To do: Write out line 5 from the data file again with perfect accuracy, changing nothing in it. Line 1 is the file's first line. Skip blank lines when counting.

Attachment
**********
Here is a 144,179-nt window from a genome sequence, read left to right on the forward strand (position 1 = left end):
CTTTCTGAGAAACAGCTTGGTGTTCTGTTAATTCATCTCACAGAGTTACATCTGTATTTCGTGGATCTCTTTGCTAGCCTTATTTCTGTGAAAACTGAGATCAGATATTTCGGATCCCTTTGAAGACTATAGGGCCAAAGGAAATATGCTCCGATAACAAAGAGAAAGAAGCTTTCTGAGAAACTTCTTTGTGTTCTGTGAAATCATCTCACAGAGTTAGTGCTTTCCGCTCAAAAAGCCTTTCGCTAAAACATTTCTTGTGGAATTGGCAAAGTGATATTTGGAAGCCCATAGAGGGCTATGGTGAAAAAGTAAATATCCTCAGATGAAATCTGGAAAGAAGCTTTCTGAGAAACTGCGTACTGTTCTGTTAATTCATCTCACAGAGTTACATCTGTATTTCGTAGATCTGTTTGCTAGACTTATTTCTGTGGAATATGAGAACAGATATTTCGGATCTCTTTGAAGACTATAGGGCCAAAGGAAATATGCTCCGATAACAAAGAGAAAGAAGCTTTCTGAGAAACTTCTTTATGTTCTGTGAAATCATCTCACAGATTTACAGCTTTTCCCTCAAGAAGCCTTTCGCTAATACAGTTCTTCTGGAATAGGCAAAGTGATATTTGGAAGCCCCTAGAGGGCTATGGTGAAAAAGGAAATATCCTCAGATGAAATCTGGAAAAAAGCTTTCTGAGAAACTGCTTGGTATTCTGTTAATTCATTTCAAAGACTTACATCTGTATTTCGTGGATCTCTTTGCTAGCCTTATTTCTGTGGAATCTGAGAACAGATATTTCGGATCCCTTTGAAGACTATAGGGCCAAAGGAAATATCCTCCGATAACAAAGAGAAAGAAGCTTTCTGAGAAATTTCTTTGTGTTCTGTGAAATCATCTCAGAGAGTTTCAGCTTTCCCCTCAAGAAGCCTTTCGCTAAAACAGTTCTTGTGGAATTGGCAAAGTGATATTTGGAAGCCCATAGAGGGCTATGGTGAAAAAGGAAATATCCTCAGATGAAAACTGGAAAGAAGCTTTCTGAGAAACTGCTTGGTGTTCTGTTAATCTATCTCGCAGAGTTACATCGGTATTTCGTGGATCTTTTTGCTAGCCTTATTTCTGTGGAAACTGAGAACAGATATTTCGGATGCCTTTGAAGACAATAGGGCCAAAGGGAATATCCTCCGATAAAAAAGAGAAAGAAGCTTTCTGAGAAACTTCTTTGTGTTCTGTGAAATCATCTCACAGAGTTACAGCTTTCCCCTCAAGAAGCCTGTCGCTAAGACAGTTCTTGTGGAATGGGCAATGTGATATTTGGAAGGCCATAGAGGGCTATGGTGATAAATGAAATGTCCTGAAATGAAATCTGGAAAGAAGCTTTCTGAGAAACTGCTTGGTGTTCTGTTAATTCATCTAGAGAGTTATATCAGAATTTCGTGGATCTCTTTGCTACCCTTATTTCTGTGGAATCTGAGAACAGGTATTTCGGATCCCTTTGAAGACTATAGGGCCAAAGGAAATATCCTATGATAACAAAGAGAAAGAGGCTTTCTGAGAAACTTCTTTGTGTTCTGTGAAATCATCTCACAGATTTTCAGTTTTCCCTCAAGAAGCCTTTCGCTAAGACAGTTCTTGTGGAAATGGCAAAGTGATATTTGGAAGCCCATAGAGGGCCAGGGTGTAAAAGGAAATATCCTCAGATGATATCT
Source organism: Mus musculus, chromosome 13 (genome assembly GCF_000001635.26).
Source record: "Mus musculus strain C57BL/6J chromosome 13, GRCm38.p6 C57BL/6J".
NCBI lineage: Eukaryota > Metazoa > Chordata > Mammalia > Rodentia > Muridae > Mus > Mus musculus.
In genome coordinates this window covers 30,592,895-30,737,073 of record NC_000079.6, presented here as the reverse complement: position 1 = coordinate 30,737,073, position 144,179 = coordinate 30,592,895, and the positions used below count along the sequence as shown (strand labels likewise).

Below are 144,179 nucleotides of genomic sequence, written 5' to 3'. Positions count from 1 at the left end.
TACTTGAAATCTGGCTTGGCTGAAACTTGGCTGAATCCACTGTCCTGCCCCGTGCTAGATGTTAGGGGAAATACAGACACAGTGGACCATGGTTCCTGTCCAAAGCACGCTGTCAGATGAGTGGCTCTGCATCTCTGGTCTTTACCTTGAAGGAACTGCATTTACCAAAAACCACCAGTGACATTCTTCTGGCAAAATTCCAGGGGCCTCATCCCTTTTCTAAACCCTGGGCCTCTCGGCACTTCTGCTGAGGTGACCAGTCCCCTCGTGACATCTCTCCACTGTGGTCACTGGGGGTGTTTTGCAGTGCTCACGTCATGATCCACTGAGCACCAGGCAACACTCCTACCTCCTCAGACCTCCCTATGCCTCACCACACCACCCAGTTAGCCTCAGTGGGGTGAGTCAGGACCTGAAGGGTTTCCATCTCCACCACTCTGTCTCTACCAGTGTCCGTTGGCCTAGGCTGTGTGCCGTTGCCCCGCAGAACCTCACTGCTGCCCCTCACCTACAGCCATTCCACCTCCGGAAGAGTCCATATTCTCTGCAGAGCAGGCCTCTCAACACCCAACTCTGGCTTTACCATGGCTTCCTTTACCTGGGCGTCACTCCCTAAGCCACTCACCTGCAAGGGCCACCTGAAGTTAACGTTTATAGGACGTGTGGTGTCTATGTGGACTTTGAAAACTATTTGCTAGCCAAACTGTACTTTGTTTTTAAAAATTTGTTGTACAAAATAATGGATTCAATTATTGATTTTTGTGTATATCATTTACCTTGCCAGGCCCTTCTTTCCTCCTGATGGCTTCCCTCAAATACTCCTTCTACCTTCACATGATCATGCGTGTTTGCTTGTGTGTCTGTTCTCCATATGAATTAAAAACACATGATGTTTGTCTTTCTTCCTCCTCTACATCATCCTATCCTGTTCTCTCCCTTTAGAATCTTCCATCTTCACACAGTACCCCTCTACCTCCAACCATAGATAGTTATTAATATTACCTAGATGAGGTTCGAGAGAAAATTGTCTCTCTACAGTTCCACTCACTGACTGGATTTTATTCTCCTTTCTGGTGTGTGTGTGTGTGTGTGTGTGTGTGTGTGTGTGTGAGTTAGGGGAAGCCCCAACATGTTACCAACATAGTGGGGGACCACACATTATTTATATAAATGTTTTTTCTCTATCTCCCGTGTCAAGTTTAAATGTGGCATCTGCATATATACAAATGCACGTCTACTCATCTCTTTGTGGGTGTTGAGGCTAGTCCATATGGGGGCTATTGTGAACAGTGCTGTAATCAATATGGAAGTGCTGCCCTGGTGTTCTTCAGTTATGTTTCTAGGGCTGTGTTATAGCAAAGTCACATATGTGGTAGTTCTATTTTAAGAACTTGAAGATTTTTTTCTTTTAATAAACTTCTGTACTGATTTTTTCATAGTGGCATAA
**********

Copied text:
NCBI lineage: Eukaryota > Metazoa > Chordata > Mammalia > Rodentia > Muridae > Mus > Mus musculus.